UK Web Focus

Innovation and best practices for the Web

Reflections on 16 Years at UKOLN (part 2)

Posted by Brian Kelly on 23 July 2013

Background

In yesterday’s blog post I described my early involvement with the Web, prior to joining UKOLN in October 1996. My interests in supporting early adopters, sharing emerging best practices, working at a national level (beyond my host institution) and sharing such best practices across the sector at events and in paper and online publications has underpinned my work at UKOLN over the past 16 years.

Participation at Events

According to the list of the presentations I’ve given during my time at UKOLN I have given a total of 429 talks, with a peak of 44 talks in 2006, when there was much interest across the sector in Web 2.0.

Presentations given in UK from 1996-2013Since I have sought to make use of emerging Web standards and services as well as talk about them, for several years I have provided a geo-located summary of my talks in RSS format which enables the locations to be depicted in services such as Google Maps. The accompanying image shows the locations of talks across the UK.

Zooming out from the locations in the UK illustrates how I have supported UKOLN in achieving a strategic goal in ensuring that “The global visibility of UK digital initiatives is increased“.

Presentations given globally from 1996-2013

  • My talks outside the UK have included:
  • Peer-reviewed papers presented at conferences in the US, Canada,  Italy, Holland, Australia and Japan.
  • Invited papers presented in Norway, Sweden, Greece Spain, Russia, Singapore, and Taiwan.
  • Workshops facilitated in Italy and Belgium.

It may be worrying if I were to analyse the environmental costs of such travel (and since the locations of my talks have been geo-located it might be an interesting exercise to estimate the carbon costs of such travel). However I should add that one invited presentation in a conference given in Australia was based on a pre-recorded video of a talk I had given in London!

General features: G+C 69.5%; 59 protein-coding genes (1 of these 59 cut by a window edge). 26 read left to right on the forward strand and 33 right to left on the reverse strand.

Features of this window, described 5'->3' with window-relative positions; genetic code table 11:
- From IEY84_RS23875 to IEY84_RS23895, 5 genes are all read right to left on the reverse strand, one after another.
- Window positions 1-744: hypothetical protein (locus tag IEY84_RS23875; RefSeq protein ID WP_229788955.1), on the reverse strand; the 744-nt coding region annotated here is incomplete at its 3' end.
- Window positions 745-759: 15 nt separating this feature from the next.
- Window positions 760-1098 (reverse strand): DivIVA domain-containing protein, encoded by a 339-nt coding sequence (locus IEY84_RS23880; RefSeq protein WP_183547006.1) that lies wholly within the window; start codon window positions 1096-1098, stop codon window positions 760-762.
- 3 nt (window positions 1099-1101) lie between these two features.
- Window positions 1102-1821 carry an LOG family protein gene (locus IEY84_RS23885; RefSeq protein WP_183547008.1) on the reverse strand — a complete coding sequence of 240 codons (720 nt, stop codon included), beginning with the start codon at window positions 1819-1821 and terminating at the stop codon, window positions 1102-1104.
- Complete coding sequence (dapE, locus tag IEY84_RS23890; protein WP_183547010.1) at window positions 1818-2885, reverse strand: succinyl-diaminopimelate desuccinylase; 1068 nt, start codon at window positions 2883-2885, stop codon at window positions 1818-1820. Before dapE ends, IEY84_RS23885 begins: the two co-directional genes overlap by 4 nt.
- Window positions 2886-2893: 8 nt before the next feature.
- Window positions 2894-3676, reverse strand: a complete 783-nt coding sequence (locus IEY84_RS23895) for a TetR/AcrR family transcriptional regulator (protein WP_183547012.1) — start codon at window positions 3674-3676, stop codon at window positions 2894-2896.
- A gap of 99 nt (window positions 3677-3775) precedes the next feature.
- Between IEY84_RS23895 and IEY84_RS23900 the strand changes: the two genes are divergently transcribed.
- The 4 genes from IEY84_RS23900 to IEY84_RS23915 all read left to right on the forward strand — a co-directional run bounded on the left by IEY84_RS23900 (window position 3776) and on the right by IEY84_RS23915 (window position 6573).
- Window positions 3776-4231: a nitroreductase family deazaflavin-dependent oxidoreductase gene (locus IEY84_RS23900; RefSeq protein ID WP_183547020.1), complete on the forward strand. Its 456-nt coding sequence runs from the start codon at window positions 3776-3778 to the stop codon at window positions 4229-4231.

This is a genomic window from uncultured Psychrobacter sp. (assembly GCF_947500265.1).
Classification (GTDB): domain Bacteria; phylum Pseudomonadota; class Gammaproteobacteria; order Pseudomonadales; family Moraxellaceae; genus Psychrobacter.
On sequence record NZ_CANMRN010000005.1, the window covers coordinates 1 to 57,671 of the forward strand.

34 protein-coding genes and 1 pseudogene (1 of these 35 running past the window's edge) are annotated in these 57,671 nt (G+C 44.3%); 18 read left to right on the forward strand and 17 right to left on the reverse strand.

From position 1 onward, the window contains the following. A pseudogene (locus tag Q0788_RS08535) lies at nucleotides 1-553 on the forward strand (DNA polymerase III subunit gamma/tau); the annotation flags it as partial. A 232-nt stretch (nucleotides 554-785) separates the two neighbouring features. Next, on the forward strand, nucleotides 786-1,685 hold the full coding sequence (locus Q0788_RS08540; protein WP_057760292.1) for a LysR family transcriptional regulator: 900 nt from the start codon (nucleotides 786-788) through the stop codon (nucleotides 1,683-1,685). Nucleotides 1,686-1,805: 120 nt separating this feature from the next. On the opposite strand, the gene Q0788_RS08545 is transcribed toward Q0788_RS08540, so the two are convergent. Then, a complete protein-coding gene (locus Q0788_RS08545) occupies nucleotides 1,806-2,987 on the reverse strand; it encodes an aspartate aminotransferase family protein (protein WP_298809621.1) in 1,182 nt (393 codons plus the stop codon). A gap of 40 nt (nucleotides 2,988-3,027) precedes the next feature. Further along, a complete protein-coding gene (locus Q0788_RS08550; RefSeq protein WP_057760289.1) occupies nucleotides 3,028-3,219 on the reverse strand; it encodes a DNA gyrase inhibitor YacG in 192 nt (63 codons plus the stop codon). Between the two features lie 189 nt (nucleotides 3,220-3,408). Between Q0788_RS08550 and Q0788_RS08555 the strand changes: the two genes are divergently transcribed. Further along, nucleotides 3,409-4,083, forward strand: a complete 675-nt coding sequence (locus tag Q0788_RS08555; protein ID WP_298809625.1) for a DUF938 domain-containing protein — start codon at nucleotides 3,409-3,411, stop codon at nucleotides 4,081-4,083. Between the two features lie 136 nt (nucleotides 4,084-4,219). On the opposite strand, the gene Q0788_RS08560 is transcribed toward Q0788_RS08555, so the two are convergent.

Organising Events

Although it is pleasing to have received so many invitations to talk at events, I often prefer having the opportunity to facilitate interactive workshop sessions, as such approaches can be more effective in enhancing learning and ensuring that new approaches become embedded in working practices.

I have particularly enjoyed organising technology-transfer  workshops in Belgium, Italy and Holland. But in the UK my most significant achievement has been the establishment of the Institution Web Management Workshop (IWMW) series. I established this in 1997 and the most recent event, IWMW 2013, was held in the University of Bath a month ago. The event has provided an opportunity for those with responsibilities for managing large-scale institutional Web services to share best practices and keep up-to-date with emerging technological developments as well as being prepared to address the implications of legal and economic changes.

During the IWMW 2013 event I was pleased to hear how important the event is felt to be across the sector and the encouragement I received from  many of the participants for exploring new business models which will enable the event to continue next year. Once my work at UKOLN is over on 31 July I will be developing a business plan for continuation of the event. In the meantime I’d welcome ideas for the sustainability of the event. Feel free to get in touch.


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5 Responses to “Reflections on 16 Years at UKOLN (part 2)”

  1. I’m really enjoying your write ups and wish you every success in the future Brian
    Regards
    Nigel

  2. Jonathan O'Donnell said

    Hi Brian

    I think that the best way to build a business plan for an event like this is to keep the organisation as simple as possible. My top five ideas for keeping it simple are:
    1. Avoid charging for the workshop.
    2. Limit the numbers.
    3. Know your audience (and who they want to talk to).
    4. Let the attendees set the program (unconference it!).
    5. Either have no internet (and tell people) or know _exactly_ how the internet work for your venue.

    You can see a fuller explanation of these ideas in the Research Whisperer post, Run a workshop, build a network, Jonathan O’Donnell, Research Whisperer, 30 August 2011, http://theresearchwhisperer.wordpress.com/2011/08/30/workshop-network/

    I realise that your workshops are much bigger than the ones that I have run, but the beauty of these ideas is that they scale. Of course, ymmv.

  3. […] Reflections on 16 Years at UKOLN (part 2) […]

  4. […] Reflections on 16 Years at UKOLN (part 2) […]

  5. […] Background In yesterday's blog post I described my early involvement with the Web, prior to joining UKOLN in October 1996. My interests in supporting early adopters, sharing emerging best practices, working at a national …  […]

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